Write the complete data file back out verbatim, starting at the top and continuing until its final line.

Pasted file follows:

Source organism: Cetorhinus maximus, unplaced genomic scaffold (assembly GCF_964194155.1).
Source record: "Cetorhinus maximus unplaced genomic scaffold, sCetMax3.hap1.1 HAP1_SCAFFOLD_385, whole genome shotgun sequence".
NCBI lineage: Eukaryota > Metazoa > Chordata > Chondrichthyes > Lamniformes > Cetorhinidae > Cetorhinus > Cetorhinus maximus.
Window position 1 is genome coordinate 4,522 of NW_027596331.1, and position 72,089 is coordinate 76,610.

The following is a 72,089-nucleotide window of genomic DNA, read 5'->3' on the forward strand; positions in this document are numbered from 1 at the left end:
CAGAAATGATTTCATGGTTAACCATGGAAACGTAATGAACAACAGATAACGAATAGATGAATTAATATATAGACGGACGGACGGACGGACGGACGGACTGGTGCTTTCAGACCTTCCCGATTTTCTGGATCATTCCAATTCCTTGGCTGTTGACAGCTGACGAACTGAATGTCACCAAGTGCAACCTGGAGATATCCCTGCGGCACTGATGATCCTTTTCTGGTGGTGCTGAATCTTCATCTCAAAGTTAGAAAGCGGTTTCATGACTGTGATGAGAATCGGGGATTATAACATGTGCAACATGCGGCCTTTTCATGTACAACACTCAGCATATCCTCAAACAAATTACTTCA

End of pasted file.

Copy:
Source organism: Cetorhinus maximus, unplaced genomic scaffold (assembly GCF_964194155.1).
Source record: "Cetorhinus maximus unplaced genomic scaffold, sCetMax3.hap1.1 HAP1_SCAFFOLD_385, whole genome shotgun sequence".
NCBI lineage: Eukaryota > Metazoa > Chordata > Chondrichthyes > Lamniformes > Cetorhinidae > Cetorhinus > Cetorhinus maximus.
Window position 1 is genome coordinate 4,522 of NW_027596331.1, and position 72,089 is coordinate 76,610.

The following is a 72,089-nucleotide window of genomic DNA, read 5'->3' on the forward strand; positions in this document are numbered from 1 at the left end:
CAGAAATGATTTCATGGTTAACCATGGAAACGTAATGAACAACAGATAACGAATAGATGAATTAATATATAGACGGACGGACGGACGGACGGACGGACTGGTGCTTTCAGACCTTCCCGATTTTCTGGATCATTCCAATTCCTTGGCTGTTGACAGCTGACGAACTGAATGTCACCAAGTGCAACCTGGAGATATCCCTGCGGCACTGATGATCCTTTTCTGGTGGTGCTGAATCTTCATCTCAAAGTTAGAAAGCGGTTTCATGACTGTGATGAGAATCGGGGATTATAACATGTGCAACATGCGGCCTTTTCATGTACAACACTCAGCATATCCTCAAACAAATTACTTCA